I have been blogging about and presenting on The Flipped Classroom: The Full Picture (see http://usergeneratededucation.wordpress.com/tag/flipped-classroom/ for an aggregate of my blog posts). I am taking advantage of all the popularity surrounding the Flipped Classroom to propose a experiential cycle of learning. This model is one where video lectures and tutorials fall within a larger framework of learning activities. I am titling it the Flipped Classroom: The Full Picture to get folks’ attention given the Flipped Classroom popularity right now. It really is a cycle of learning, driven by student-centric and immersive experiences) where the video lectures support not drive the learning process.

In the larger picture, The Flipped Classroom offers a great use of technology - especially if it gets lecture out of the classrooms and into the hands and control of the learners (which, by the way, does NOT necessarily have to occur as homework), and gets more engaging, hands-on, interactive into the classroom.

High school science teacher in South Bend, IN.

More on Flipping...

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This is a great overview, Mary Beth. You're right...there are a ton of discussions happening and it can be very confusing if you're learning about flipped learning for the first time. A couple things I would like to add:

1. Flipping is personal for the teacher and the student. It should be grounded in the community and the learning culture. Things that worked last year might not work with my new students this fall. So, while I want to focus on incorporating personalized learning for my kids, the route I take from A to B will probably look different. It also looks different between teachers of the same class, which is why flipped learning is hard to discuss. Like you said, learning needs to be the focus, regardless of where this is happening.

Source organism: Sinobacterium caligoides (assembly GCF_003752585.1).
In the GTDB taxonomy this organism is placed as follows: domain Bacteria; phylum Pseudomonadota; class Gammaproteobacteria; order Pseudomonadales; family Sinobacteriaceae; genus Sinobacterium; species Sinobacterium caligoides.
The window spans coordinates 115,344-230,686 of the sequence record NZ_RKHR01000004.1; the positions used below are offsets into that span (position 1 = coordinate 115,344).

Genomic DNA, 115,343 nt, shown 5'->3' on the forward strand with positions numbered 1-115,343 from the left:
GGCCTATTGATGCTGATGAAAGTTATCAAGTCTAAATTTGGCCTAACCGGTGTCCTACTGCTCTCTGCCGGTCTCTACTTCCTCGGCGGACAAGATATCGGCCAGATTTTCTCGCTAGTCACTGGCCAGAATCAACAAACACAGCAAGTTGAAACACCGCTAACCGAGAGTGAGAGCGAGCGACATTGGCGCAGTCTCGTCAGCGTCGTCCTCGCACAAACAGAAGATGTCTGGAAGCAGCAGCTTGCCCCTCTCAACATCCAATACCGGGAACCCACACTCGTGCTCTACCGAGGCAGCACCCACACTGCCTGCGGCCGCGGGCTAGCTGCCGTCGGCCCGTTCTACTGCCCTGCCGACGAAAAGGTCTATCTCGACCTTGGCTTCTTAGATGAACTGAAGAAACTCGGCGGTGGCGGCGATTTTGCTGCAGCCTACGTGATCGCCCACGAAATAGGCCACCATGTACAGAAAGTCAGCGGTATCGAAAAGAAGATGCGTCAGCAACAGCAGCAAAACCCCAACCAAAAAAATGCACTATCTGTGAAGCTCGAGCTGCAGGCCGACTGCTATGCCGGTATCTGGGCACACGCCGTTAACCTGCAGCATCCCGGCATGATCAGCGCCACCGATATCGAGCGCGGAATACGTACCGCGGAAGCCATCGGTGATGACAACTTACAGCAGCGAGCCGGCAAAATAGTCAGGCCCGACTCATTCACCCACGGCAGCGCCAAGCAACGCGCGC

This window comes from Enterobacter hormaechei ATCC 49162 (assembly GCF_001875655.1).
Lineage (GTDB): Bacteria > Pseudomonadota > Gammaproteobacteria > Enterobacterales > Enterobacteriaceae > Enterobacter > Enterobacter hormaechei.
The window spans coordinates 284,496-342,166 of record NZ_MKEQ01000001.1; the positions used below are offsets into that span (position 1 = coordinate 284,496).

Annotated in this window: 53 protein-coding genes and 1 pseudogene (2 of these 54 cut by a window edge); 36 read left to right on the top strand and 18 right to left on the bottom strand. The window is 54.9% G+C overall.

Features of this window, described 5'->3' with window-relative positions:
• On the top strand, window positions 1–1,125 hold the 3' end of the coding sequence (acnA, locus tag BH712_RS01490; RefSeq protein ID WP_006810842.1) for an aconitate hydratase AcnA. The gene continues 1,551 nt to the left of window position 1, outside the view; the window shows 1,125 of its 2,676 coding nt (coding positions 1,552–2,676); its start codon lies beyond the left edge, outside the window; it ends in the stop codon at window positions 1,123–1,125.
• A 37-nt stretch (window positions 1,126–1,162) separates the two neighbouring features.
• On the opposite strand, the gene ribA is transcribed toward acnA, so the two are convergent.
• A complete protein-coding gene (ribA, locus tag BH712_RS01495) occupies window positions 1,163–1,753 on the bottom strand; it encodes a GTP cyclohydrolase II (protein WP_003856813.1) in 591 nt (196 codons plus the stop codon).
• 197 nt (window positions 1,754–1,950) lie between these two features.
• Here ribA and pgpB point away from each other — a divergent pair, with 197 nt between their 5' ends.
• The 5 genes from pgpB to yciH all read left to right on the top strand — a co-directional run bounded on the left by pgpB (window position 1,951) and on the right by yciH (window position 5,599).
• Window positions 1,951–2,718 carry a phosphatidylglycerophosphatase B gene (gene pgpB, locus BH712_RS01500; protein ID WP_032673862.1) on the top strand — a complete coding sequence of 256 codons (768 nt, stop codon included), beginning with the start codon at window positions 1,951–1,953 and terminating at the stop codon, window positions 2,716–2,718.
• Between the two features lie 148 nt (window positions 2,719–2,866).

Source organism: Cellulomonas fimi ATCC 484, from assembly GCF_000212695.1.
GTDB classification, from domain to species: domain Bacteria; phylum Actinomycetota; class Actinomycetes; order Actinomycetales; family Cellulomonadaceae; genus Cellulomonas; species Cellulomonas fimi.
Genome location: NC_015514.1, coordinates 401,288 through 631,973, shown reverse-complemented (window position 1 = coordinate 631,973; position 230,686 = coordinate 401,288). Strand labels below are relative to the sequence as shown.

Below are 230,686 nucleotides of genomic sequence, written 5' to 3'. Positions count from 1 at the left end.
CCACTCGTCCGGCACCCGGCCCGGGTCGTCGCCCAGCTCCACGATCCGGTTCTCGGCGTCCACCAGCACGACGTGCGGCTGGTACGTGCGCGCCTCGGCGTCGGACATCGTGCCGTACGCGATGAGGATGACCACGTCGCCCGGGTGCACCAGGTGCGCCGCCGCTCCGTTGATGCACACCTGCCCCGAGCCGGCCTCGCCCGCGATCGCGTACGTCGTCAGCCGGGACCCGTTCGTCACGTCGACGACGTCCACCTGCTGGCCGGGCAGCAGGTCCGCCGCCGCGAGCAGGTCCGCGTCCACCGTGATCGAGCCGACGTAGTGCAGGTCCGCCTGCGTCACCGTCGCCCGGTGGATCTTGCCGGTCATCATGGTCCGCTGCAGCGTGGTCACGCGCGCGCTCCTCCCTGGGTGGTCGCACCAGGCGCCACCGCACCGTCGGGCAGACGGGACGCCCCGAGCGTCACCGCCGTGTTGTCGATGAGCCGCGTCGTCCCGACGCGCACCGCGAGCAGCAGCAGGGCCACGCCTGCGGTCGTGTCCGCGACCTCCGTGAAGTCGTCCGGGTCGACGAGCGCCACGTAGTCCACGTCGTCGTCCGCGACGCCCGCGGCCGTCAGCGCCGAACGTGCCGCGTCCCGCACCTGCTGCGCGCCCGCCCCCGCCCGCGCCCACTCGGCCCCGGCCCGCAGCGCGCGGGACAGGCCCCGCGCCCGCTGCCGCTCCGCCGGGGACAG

2. Will and I have had some great conversations, and we have a similar vision for what the ultimate goal (in my opinion) of flipping should be. on how flipping should redesign the learning process, not just the delivery of the content.

3. I agree that . If you cannot support the learning process through flipping, please don't try it. Make sure the infrastructure is in place to support all students in all situations. Again, I agree, that video does not need to be incorporated into a "flipped" class. It is simply a tool that has worked for me (and others) in the past and is by no means a keystone in the ideas.

K-8 Technology Teacher in Philadelphia, PA

Thanks

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Thanks, Crissy, for sharing the My Big Campus resources.

K-8 Technology Teacher in Philadelphia, PA

@wmchamberlain

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I love the comparison to Google's 20% model. Really, flipping should be about making school more like real life. I also agree that Brian's take on the flipped model is one that I respect. Thanks!

Communities of teacher support

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I like this post--interesting perspective on flipped classrooms. We at Lightspeed Systems know numerous teachers that use My Big Campus to flip their classrooms effectively, and all have seen an increased level of engagement among their students. Here is one MBC bundle that educators are sharing with each other: http://mbcurl.me/APG. Many more exist but this is just one example.

Ultimately, teachers need a support group when using any teaching model to help them find what works for their class and what doesn't. In My Big Campus, a community of teachers are there to lend support and learn.